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China has built a full-fledged village in remote Bhutanese territory near Doklam

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(TibetanReview.net, Jul20’22) – China has built a fully inhabited new village in Bhutanese territory close to the Doklam plateau, the site of a 72-day standoff between it and Indian troops in 2017 when the latter intervened to stop the former from building a road over the intruded area, reported the ndtv.com Jul 20, citing satellite images.

India strongly opposed the construction of the road at the Doklam tri-junction as it would have impacted its overall security interests.

The village, which the Chinese have named Pangda, has cars parked in front of most of the houses. Close to Pangda is an “all-weather carriageway” which enters 10 km into Bhutan and is along the banks of the Amo Chu river.

During the 2017 stand-off, India prevented Chinese army workers from accessing a strategic ridge – Jhamperi – adjacent to the Doklam plateau.

But the construction along the Amo Chu means that Chinese forces could get access to a strategic ridge in the adjacent Doklam plateau, the report said.

This ridge is said to give an advantage to the Chinese People’s Liberation Army (PLA) in that it would give it a “direct line-of-sight” to the Siliguri corridor or the ‘Chicken’s Neck’ which connects India to its northeast states.

Besides, the Jhamperi ridge indicates that the PLA now seeks to go around Indian army defences by using an alternate route to reach the feature, the report noted.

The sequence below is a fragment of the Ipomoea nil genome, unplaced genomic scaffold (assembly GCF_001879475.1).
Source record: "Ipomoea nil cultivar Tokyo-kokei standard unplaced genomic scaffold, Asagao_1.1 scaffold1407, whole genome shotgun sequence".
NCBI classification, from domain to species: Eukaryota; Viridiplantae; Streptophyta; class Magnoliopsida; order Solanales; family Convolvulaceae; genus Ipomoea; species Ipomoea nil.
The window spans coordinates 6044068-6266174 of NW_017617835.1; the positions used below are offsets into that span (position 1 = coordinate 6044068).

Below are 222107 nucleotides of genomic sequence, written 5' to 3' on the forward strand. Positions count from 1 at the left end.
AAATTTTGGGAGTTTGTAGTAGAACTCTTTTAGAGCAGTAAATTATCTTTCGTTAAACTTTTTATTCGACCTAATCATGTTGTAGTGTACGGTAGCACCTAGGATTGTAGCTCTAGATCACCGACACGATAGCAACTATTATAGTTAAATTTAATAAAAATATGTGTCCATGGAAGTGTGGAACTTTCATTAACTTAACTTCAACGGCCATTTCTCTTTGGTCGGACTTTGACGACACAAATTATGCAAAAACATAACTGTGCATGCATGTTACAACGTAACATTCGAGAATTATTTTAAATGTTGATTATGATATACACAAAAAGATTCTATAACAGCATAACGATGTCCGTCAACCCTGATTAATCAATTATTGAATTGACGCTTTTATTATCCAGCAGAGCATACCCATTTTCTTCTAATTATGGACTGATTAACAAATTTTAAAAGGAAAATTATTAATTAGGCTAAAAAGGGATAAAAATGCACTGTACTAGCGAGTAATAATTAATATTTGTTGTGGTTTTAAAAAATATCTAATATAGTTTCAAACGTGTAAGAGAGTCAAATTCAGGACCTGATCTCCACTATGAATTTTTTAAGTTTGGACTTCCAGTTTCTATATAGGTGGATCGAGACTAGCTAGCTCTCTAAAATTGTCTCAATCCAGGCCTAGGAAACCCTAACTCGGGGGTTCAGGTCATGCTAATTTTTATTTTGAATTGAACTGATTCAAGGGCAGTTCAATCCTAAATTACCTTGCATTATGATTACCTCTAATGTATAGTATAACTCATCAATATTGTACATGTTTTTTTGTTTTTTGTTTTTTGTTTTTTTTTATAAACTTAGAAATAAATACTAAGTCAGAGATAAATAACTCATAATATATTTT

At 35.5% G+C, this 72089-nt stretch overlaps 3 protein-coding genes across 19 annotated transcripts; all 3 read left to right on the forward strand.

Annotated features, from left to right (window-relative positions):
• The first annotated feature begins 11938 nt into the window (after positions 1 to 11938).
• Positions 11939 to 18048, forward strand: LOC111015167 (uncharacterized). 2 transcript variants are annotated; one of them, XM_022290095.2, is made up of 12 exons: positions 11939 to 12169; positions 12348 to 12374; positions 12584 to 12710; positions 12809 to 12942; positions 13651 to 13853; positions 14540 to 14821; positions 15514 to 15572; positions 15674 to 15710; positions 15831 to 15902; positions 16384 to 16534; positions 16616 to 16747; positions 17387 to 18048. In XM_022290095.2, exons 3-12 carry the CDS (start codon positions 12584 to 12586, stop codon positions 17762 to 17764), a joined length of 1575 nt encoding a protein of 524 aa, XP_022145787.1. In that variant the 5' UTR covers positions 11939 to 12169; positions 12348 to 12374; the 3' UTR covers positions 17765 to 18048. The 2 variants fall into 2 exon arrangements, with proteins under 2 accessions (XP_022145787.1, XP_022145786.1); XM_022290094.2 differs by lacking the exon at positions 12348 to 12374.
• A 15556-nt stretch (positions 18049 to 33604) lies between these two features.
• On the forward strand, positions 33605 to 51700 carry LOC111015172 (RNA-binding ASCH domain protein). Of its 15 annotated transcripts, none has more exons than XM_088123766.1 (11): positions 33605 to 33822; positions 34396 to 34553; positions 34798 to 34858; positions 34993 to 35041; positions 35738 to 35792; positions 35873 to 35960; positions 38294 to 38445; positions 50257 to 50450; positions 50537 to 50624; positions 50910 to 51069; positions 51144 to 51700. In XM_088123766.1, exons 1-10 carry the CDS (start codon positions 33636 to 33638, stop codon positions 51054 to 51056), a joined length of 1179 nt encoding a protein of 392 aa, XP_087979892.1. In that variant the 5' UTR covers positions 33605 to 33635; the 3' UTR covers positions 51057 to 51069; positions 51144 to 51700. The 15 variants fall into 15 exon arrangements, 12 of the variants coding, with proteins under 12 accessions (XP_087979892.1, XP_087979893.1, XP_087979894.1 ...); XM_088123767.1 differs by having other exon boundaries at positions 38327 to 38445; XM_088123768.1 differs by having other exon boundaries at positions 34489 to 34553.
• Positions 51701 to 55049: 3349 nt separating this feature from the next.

“Pangda village and the ones to its North and South are classic examples of the Chinese trying to establish their legitimacy over the Jhamperi ridge and the Doklam plateau”. The report quoted Lieutenant General (retired) Praveen Bakshi, who was the Eastern Army Commander during the Doklam crisis, as saying.

Raising villages along the border that the PLA disputes are “essentially a manner of giving legitimacy to its territorial claims,” Bakshi has added.

“The speed and development of this remote area are noteworthy, underlining how China is extending its borders uncontested,” Damien Symon, a geospatial intelligence researcher at The Intel Lab, has said.

“The road construction activity in this distant, isolated sector highlights efforts taken by China to ensure all-weather, uninterrupted connectivity to remote, new habitats across its frontier,” Symon has added.

Bhutan shares an over 400-km-long border with Chinese occupied Tibet and the two countries have held over 24 rounds of boundary talks in a bid to resolve the dispute.

The two countries also held 10 rounds of negotiations at the ‘Expert Group’ level.

The Doklam tri-junction is seen as strategically important from the point of view of India’s security interests.


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